I have the impression that Google likes to collect data. If you are indeed interested in fixing the recent quality dip of your search product, example queries where plus (now quotes) are necessary can be automatically collected by inspecting all searches where quotes are included.
If these are too many, filter by those that had a recent similar search without quotes. I doubt this is necessary, though. Who puts quotes in their search string the first time?
If I worked at Google, I'd be interested in the growth of use of the plus-operator lately. It has become a necessity for nearly all technical searches I do. Make a chart of it. Show it to the people in charge of this recent trend. Google search has seriously gotten worse. Forcing quotes instead of plus highlights this problem because it's twice the work.
I needed `+pyinotify` on this one to get the results I requested. I've come across this problem with quite a few other python packages but I can't recall them at the moment.:
Search: pyinotify thread
Result: Aggressive correction; wrong
`Showing results for inotify thread. Search instead for pyinotify thread`
Search: win 7 processor not +downclocking -gpu
Result: bad autocorrect
Showing results for win 7 processor not +downclocking -cpu.
Search instead for win 7 processor not +downclocking -gpu.
An example for you: "libtelldus no symbols" gives me three absolutely unrelated results for my top hits, confusing me enough not to register the following five related hits.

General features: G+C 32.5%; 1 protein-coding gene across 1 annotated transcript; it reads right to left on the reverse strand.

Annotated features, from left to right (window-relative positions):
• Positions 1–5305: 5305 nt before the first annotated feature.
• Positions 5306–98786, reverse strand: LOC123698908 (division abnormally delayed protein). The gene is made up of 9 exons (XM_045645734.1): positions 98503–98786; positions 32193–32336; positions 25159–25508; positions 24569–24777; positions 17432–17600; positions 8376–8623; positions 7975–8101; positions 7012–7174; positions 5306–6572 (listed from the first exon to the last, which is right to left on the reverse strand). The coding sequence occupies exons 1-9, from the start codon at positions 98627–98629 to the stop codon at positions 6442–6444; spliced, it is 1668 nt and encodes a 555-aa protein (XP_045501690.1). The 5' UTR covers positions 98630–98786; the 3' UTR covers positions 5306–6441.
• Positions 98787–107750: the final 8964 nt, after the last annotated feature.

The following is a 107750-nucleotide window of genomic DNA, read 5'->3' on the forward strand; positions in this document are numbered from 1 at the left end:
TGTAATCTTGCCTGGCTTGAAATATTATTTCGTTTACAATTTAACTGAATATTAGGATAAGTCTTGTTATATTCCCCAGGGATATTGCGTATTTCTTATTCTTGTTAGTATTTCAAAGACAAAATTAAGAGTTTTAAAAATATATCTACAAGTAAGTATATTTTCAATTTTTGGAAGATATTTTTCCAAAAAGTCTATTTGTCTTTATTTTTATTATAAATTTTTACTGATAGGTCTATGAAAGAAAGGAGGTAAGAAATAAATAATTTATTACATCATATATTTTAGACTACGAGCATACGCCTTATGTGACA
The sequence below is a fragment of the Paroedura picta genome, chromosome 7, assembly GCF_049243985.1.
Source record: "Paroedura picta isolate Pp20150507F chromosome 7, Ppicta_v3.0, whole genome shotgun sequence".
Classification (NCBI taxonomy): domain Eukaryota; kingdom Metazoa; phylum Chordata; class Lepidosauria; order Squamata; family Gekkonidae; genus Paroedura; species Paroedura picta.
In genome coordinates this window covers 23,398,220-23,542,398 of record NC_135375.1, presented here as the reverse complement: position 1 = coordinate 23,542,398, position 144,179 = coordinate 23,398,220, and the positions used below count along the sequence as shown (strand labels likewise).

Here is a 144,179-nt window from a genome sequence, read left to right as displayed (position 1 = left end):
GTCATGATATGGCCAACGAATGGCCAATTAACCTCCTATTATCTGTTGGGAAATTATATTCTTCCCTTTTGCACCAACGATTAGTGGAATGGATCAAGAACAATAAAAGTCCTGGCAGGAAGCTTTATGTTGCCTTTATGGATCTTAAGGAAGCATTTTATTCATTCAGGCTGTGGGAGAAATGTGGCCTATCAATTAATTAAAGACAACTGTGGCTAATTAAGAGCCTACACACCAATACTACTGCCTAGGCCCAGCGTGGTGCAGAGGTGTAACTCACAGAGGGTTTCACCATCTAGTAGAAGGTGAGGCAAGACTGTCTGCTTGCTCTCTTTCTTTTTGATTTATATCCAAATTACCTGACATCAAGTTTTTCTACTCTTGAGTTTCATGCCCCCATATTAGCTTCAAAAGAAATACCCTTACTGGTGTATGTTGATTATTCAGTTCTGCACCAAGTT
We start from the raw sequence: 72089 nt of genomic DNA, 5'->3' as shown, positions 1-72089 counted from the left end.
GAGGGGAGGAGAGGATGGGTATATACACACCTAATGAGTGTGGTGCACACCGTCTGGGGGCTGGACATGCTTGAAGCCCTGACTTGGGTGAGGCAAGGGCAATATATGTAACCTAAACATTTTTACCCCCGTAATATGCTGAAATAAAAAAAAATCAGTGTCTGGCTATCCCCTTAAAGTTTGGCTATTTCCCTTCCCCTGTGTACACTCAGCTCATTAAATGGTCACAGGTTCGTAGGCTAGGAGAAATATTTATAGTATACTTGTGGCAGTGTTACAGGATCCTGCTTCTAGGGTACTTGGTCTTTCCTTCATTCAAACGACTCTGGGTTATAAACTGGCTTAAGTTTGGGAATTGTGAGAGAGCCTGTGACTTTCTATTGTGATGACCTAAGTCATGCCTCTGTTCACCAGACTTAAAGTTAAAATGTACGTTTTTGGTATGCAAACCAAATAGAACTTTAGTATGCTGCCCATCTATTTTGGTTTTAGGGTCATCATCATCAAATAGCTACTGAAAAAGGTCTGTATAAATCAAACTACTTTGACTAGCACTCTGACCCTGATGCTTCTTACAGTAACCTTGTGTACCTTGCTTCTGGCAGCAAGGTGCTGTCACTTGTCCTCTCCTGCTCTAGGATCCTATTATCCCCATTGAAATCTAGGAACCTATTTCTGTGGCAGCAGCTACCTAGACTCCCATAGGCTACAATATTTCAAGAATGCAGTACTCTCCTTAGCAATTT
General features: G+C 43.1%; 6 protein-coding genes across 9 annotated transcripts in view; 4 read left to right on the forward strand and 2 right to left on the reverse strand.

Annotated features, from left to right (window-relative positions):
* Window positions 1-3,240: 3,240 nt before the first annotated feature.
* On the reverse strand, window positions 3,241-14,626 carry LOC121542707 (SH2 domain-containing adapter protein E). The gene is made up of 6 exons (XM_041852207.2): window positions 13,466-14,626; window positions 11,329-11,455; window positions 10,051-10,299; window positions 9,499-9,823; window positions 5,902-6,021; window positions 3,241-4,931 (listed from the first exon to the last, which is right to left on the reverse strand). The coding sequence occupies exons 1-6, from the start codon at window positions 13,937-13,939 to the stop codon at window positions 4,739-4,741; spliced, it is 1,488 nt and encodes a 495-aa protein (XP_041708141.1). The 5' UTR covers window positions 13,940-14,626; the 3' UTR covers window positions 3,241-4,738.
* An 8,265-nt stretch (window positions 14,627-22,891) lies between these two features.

- "isomac logo kerning" (w/o quotes). I wanted to know if someone had specifically written about the kerning of the logo for the company ISOMAC (it's horrible, by the way). I got a very general search for "logo kerning" instead -- I had to put "isomac" in quotes.
- "hvordan bli kvitt olje" (w/o quotes, in Norwegian). The three first words are "how to get rid of" and the last one is "oil". Again, I got a very general search for how to get rid of stuff -- oil was omitted. (I rarely search in Norwegian, so this isn't a big one, but it shows the same pattern)
I want to search for Ubuntu's go-compiler package.
But if I search for "go-compiler" (with or without quotes) I get a bunch of hits for "Go compiler", with my dash turned into a space. That's a bunch of hits I don't want, and now I have to go wading. None of the top 10 hits are about what I asked for.
To me, the + operator meant "I know what I'm doing and please turn off the fuzzy help".
So how does one turn off fuzzy searching now?
Dammit, sometimes dashes have meaning.